We are thrilled to welcome our new Chief Librarian, Jorge Cardenas, who started at NWPL just after Thanksgiving. Jorge comes to us from Burnaby Public Library where he was the Manager of Community Development. So who is Jorge and what does he have planned for the NWPL? We wanted to know as much as you do, so we sat down to ask him!
What would you like the community to know about you?
I’m an immigrant in Canada who is still trying to understand the different communities and cultures around here. I love biking, reading and sports. I’m passionate about community development, anti-racism, and finding solutions for the climate crisis.
Where does your passion for libraries come from?
I have been a library user since I was a kid. Oaxaca (Mexico), my hometown, has many amazing libraries with great spaces, many books, movie screenings, and activities… it was easy to become a regular and to take advantage of the free and welcoming environment. It wasn’t until I came to Canada, however, that I thought about working in a library because as amazing as libraries are in Oaxaca, the concept of the library here includes things I wasn’t aware of: intellectual freedom, digital services, information hubs, support for immigrants and businesses and many more. Discovering that brought my passion to a new level.
What can you tell us about the Library’s new Strategic Plan?
I’m very excited about it! For me, the NWPL’s Strategic Plan both reflects my vision of what libraries should be and do, and it aligns with my career trajectory, so it’s a great fit. I’m looking forward to the work ahead where we figure out what this means for our day to day operations.
What’s the most pressing issue for libraries in Canada?
There are several things that are pressing, but as we emerge from the emergency phase of the COVID pandemic, one issue that I’m concerned about is how to recreate the library as a vital public space. When libraries were shut down because of the pandemic, one of the only types of public spaces that is open to everyone disappeared. It’s pretty clear how important that space is to inclusive and engaged communities, and its importance is even greater now as libraries provide resources for virtually-employed community members without a home office. I’m looking forward to seeing how library space can play an even more crucial role in Canadian society going forward.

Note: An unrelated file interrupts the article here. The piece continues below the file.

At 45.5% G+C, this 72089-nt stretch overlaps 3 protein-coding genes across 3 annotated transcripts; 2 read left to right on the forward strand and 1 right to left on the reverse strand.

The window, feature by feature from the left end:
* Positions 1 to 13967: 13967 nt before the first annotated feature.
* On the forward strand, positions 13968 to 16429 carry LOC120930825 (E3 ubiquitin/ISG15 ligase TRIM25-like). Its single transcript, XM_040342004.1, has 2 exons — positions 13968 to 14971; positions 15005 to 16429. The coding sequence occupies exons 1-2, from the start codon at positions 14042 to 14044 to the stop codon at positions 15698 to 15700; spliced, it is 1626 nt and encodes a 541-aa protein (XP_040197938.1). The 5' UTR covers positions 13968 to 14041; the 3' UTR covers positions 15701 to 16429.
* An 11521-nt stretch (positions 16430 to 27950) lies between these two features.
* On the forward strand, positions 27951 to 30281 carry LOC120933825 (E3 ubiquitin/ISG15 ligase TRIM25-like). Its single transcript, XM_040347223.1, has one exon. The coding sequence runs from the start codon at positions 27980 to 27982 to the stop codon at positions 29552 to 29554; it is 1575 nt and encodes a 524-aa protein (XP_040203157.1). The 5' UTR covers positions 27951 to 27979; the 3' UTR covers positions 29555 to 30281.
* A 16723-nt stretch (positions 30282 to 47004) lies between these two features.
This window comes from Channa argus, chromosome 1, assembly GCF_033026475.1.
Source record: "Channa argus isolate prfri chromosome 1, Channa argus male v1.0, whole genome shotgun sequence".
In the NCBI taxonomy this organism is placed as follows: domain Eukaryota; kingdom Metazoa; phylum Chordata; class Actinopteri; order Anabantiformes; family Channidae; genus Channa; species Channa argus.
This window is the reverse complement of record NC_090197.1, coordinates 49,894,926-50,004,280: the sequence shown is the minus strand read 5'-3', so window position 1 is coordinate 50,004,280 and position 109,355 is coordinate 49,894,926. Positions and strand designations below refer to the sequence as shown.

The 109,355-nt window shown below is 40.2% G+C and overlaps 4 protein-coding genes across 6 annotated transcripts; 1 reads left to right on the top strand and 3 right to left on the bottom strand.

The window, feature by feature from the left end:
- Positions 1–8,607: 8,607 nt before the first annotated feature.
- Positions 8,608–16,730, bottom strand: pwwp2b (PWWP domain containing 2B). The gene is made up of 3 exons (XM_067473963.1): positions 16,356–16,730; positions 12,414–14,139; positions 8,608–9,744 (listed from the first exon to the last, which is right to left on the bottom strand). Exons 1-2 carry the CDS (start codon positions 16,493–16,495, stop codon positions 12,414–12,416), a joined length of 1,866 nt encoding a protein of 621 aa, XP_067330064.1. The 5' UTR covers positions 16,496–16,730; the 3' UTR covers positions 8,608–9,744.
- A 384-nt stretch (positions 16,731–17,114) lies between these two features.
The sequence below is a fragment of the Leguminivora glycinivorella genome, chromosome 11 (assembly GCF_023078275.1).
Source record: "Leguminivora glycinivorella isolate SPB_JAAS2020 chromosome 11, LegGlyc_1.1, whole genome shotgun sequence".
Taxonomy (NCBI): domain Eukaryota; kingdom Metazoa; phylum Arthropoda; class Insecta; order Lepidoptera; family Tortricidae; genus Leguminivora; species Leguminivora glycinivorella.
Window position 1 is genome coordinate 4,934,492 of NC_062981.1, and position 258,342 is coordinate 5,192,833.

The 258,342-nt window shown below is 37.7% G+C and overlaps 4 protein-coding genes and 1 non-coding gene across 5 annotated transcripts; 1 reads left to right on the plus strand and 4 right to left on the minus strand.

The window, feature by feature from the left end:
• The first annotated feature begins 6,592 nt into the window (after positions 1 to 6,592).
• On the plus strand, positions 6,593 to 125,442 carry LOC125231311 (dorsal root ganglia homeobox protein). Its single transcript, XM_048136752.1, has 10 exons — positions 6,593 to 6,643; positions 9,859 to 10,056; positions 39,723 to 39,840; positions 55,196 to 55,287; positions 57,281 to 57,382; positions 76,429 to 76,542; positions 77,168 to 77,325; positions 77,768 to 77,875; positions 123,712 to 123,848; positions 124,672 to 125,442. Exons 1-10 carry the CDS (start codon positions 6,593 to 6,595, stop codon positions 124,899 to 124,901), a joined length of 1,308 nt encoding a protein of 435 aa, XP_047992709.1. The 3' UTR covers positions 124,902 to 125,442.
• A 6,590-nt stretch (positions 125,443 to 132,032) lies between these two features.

What’s the thing about New Westminster that most piques your interest?
I am trying to eat my way around New West. I’m sure I’ll find great food of every kind but I’m trying to find excuses to talk to people and get to know the community better, and talking about what you eat or your next best meal are great topics and conversations starters.
I know you’re a cyclist, where do you like to ride in New West?
Before working here, I used to bike to the Quay and along the Waterfront, to Steel and Oak the local brewery, and a few times took the bike path that follows the Skytrain. Now, however, I want to bike every street of New West, every neighbourhood is beautiful and I think the city is very bikeable despite the terrible hills!
What have you been reading lately?
Finding the Mother Tree by Suzanne Simard and Inventario by Jose Emilio Pacheco. I always try to read one book in Spanish and one in English – I don’t want to lose touch with either my current reality or my heritage.
Where’s your favorite place to read?
Anywhere, really, but I tend to read more in bed.
What are you looking forward to most about your role?
Getting to know the people I work with and the different communities in New West. This means also trying to find new and collaborative ways to understand community needs and to solve those needs using the expertise library staff has.
Thanks so much for helping us get to know you a bit better, Jorge. A warm welcome from all of us here in New Westminster!